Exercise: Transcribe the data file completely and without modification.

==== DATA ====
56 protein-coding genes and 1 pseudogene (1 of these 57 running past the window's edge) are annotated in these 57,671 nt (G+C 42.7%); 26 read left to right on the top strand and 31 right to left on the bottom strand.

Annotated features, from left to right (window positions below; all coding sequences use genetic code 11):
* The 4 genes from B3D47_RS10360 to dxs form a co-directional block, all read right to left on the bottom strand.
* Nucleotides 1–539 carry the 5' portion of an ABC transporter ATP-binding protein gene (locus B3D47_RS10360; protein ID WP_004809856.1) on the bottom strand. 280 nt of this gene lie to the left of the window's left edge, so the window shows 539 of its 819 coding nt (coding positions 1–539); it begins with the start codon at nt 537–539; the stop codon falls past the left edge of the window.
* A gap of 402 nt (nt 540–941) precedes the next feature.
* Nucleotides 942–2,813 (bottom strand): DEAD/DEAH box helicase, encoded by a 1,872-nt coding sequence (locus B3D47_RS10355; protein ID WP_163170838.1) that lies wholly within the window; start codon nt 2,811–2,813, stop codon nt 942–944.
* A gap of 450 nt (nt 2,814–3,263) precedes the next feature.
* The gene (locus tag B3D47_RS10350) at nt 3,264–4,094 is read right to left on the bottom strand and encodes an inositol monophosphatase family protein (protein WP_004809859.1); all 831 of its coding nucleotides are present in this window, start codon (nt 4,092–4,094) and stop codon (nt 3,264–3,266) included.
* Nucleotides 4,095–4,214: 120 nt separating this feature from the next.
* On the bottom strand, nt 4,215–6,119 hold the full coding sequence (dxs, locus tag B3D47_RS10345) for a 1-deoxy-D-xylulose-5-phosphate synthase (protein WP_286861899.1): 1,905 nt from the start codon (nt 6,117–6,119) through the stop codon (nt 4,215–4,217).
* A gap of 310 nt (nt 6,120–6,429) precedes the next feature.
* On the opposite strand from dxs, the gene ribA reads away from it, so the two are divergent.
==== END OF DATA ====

56 protein-coding genes and 1 pseudogene (1 of these 57 running past the window's edge) are annotated in these 57,671 nt (G+C 42.7%); 26 read left to right on the top strand and 31 right to left on the bottom strand.

Annotated features, from left to right (window positions below; all coding sequences use genetic code 11):
* The 4 genes from B3D47_RS10360 to dxs form a co-directional block, all read right to left on the bottom strand.
* Nucleotides 1–539 carry the 5' portion of an ABC transporter ATP-binding protein gene (locus B3D47_RS10360; protein ID WP_004809856.1) on the bottom strand. 280 nt of this gene lie to the left of the window's left edge, so the window shows 539 of its 819 coding nt (coding positions 1–539); it begins with the start codon at nt 537–539; the stop codon falls past the left edge of the window.
* A gap of 402 nt (nt 540–941) precedes the next feature.
* Nucleotides 942–2,813 (bottom strand): DEAD/DEAH box helicase, encoded by a 1,872-nt coding sequence (locus B3D47_RS10355; protein ID WP_163170838.1) that lies wholly within the window; start codon nt 2,811–2,813, stop codon nt 942–944.
* A gap of 450 nt (nt 2,814–3,263) precedes the next feature.
* The gene (locus tag B3D47_RS10350) at nt 3,264–4,094 is read right to left on the bottom strand and encodes an inositol monophosphatase family protein (protein WP_004809859.1); all 831 of its coding nucleotides are present in this window, start codon (nt 4,092–4,094) and stop codon (nt 3,264–3,266) included.
* Nucleotides 4,095–4,214: 120 nt separating this feature from the next.
* On the bottom strand, nt 4,215–6,119 hold the full coding sequence (dxs, locus tag B3D47_RS10345) for a 1-deoxy-D-xylulose-5-phosphate synthase (protein WP_286861899.1): 1,905 nt from the start codon (nt 6,117–6,119) through the stop codon (nt 4,215–4,217).
* A gap of 310 nt (nt 6,120–6,429) precedes the next feature.
* On the opposite strand from dxs, the gene ribA reads away from it, so the two are divergent.